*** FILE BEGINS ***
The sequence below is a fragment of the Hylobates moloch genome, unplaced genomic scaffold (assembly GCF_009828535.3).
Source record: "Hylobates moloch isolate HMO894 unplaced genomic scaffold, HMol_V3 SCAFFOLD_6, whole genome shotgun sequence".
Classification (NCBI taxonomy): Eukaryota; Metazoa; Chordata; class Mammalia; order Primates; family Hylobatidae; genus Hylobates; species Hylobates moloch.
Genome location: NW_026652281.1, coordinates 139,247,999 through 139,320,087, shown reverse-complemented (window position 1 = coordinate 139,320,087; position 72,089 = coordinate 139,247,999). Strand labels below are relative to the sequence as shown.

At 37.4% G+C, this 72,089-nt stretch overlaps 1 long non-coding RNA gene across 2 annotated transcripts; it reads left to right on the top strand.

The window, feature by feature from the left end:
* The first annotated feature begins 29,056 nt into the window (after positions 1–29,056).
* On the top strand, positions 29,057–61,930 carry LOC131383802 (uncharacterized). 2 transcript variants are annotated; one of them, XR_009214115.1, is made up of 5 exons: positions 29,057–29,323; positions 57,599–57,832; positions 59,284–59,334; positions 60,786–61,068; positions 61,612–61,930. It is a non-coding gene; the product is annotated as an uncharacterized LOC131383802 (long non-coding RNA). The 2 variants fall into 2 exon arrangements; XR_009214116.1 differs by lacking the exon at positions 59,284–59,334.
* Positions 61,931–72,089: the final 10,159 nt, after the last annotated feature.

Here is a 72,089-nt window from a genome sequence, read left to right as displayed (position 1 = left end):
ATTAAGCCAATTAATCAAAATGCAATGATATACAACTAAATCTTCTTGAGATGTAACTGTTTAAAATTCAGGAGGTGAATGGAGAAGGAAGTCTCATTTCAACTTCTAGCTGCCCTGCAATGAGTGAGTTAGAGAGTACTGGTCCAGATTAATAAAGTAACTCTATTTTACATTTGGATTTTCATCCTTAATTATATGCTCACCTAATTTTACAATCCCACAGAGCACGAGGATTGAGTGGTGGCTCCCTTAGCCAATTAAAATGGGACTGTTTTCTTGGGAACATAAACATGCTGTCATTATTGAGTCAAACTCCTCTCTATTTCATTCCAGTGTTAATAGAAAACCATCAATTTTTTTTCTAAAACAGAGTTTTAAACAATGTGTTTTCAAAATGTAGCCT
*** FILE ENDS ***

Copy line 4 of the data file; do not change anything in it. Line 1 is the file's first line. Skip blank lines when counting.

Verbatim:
Genome location: NW_026652281.1, coordinates 139,247,999 through 139,320,087, shown reverse-complemented (window position 1 = coordinate 139,320,087; position 72,089 = coordinate 139,247,999). Strand labels below are relative to the sequence as shown.